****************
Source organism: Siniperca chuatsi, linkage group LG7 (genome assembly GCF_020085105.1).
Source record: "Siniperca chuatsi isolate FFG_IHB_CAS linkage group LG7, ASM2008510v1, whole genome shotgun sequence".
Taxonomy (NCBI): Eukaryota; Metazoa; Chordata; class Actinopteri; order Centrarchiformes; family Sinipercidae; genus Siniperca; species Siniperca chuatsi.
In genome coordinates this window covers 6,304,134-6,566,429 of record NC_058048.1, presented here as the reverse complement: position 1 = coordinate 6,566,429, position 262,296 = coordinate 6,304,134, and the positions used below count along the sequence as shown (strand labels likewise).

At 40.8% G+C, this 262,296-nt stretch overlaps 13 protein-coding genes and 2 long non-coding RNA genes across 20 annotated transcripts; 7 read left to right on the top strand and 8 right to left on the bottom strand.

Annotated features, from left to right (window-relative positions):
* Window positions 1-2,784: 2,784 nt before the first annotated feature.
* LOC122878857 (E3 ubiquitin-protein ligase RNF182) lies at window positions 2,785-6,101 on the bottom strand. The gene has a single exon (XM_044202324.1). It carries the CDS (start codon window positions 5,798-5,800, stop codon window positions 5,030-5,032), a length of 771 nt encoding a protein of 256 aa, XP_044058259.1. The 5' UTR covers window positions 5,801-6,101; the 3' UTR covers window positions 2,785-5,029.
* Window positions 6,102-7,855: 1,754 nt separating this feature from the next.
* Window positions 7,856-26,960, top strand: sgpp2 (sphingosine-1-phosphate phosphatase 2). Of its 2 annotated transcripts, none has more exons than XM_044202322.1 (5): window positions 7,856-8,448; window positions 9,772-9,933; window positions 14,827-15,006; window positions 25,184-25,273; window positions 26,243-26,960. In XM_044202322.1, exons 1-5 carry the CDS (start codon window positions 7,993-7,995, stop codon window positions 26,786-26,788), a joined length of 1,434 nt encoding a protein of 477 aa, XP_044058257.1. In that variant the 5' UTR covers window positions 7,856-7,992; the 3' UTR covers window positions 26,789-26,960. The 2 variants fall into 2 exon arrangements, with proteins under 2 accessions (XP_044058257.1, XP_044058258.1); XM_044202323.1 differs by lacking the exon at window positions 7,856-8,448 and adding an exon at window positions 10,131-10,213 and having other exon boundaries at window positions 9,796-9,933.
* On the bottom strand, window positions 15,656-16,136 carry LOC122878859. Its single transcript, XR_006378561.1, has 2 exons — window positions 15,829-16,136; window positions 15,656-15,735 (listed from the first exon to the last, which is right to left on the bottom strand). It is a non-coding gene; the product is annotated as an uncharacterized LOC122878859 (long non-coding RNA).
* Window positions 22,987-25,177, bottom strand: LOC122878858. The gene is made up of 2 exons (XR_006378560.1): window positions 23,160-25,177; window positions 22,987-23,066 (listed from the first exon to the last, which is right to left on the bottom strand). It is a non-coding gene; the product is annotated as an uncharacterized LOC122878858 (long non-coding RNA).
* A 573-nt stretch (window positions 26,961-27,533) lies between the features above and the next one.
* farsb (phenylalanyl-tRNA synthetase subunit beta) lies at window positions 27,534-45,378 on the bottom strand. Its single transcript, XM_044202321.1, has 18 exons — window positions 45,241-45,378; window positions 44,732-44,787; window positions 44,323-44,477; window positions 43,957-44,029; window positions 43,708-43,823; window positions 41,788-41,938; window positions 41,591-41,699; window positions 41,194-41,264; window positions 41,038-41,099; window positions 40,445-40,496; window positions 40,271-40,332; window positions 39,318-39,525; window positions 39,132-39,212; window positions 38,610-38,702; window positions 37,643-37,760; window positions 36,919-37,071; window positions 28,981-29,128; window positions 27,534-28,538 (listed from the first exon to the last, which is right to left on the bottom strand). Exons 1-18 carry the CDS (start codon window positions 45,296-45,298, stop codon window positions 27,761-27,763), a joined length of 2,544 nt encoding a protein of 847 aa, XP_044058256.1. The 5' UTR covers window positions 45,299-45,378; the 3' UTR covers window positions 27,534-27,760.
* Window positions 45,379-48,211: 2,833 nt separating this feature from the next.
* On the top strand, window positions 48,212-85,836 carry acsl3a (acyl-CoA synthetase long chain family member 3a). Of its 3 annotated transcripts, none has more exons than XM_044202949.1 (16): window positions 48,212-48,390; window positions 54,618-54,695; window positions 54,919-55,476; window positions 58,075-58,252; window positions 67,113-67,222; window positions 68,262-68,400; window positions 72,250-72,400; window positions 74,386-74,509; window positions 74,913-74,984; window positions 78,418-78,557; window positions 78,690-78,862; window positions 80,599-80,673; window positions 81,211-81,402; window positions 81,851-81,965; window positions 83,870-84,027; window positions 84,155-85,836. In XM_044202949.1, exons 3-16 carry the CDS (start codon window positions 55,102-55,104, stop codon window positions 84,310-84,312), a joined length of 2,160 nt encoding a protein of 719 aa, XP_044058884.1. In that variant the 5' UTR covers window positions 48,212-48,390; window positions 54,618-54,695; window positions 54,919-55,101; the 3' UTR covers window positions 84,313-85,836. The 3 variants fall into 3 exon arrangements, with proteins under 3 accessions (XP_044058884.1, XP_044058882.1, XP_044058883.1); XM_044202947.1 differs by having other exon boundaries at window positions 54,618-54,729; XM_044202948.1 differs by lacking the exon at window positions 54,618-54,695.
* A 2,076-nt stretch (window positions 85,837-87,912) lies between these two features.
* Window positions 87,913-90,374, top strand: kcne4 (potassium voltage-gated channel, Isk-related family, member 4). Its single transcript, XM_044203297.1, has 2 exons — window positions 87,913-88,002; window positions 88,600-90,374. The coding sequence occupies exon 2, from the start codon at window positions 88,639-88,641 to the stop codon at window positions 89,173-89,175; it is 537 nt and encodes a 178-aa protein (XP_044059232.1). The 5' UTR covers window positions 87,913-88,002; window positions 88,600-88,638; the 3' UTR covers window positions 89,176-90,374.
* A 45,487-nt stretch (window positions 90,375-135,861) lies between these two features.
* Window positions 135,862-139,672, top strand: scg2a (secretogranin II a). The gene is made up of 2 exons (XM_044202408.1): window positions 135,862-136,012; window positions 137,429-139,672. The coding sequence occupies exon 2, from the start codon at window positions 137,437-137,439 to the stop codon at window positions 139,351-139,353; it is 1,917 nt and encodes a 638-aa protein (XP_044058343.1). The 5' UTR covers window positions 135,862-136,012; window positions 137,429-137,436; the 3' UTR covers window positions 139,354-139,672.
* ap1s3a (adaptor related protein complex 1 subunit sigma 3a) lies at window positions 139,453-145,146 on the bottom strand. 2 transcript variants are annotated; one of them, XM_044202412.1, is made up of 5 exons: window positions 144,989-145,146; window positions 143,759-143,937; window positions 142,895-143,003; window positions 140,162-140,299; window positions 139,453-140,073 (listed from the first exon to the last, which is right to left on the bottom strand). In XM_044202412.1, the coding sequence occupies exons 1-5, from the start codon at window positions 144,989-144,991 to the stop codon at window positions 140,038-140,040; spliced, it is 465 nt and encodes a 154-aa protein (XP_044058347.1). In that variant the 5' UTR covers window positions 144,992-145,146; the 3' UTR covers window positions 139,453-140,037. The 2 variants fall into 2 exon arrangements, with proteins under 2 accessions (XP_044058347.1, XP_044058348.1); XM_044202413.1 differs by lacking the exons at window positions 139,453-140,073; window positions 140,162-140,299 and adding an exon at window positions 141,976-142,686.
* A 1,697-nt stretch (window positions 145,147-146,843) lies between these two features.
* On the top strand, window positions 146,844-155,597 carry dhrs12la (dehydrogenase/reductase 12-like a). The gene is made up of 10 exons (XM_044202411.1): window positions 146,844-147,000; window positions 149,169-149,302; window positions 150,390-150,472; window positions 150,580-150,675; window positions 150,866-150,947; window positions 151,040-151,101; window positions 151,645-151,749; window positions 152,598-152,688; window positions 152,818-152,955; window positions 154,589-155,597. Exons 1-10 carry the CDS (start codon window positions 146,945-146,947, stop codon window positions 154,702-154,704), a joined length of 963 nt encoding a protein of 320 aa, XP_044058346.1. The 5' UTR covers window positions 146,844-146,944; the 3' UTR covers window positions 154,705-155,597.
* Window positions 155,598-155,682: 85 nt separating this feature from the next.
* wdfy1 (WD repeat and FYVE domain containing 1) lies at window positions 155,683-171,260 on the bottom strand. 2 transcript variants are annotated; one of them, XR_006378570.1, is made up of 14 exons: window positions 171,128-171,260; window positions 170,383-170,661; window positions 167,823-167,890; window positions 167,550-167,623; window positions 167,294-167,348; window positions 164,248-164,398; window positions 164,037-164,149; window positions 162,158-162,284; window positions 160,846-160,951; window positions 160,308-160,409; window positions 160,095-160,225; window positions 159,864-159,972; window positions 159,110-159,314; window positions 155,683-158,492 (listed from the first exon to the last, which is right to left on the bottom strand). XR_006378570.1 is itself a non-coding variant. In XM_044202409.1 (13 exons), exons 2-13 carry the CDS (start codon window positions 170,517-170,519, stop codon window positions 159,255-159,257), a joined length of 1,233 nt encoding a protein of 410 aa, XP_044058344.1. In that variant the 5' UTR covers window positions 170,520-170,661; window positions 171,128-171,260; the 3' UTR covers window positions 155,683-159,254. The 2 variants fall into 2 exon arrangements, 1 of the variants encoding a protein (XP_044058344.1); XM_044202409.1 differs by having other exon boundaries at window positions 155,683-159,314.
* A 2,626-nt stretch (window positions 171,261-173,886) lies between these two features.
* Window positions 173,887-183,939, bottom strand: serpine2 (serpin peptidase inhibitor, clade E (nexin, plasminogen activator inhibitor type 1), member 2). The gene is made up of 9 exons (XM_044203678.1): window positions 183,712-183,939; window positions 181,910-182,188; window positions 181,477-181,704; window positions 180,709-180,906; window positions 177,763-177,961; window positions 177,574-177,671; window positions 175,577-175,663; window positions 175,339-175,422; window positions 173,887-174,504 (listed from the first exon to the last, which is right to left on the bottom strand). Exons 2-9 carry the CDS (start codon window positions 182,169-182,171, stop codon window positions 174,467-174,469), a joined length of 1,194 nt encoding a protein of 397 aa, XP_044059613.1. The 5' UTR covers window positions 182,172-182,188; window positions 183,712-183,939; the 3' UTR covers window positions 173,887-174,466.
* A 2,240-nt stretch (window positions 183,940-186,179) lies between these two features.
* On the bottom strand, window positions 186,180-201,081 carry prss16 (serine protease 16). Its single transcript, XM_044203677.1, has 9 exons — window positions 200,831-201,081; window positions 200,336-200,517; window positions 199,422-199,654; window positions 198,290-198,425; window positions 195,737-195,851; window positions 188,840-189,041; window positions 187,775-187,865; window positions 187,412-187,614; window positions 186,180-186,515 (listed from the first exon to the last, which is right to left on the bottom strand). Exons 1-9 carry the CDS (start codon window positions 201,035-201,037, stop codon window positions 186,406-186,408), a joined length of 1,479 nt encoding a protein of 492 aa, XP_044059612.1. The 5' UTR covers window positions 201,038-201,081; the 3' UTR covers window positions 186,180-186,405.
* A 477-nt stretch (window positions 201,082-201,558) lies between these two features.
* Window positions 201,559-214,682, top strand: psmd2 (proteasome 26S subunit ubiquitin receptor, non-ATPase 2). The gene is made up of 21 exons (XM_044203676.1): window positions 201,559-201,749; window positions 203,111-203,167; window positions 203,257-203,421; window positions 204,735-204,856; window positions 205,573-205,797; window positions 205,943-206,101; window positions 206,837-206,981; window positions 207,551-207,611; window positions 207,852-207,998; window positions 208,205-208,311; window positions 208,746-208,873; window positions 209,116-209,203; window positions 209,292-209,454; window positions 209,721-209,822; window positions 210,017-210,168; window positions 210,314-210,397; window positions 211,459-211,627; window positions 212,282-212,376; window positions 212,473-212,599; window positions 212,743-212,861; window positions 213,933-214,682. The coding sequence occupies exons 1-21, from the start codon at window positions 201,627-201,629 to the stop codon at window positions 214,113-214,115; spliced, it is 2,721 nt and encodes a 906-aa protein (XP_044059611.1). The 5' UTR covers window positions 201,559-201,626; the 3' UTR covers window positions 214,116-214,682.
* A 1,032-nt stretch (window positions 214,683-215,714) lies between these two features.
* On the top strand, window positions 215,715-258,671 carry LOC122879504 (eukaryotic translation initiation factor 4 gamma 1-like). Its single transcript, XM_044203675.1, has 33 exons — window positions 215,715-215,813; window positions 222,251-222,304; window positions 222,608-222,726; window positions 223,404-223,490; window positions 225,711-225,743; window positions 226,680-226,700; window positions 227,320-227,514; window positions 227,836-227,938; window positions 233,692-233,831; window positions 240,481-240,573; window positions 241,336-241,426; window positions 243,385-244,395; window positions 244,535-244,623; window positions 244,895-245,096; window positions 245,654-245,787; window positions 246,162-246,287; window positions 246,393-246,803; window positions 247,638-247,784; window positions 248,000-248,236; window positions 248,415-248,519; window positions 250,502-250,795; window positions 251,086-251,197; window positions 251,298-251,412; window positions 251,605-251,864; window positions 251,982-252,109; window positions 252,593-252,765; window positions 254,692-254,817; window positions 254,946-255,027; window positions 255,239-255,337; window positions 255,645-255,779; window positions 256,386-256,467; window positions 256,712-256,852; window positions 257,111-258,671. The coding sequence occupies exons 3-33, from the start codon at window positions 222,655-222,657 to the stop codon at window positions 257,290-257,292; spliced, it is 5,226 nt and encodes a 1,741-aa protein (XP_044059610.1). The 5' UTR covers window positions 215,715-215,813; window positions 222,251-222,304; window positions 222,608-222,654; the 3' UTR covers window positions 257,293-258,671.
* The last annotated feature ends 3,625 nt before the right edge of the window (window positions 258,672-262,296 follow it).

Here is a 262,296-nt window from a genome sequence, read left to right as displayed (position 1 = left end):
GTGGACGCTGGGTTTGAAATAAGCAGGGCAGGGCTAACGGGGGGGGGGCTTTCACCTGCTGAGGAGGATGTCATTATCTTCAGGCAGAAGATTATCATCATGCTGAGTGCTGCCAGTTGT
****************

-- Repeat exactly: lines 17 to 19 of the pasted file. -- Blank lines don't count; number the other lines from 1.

* A 2,076-nt stretch (window positions 85,837-87,912) lies between these two features.
* Window positions 87,913-90,374, top strand: kcne4 (potassium voltage-gated channel, Isk-related family, member 4). Its single transcript, XM_044203297.1, has 2 exons — window positions 87,913-88,002; window positions 88,600-90,374. The coding sequence occupies exon 2, from the start codon at window positions 88,639-88,641 to the stop codon at window positions 89,173-89,175; it is 537 nt and encodes a 178-aa protein (XP_044059232.1). The 5' UTR covers window positions 87,913-88,002; window positions 88,600-88,638; the 3' UTR covers window positions 89,176-90,374.
* A 45,487-nt stretch (window positions 90,375-135,861) lies between these two features.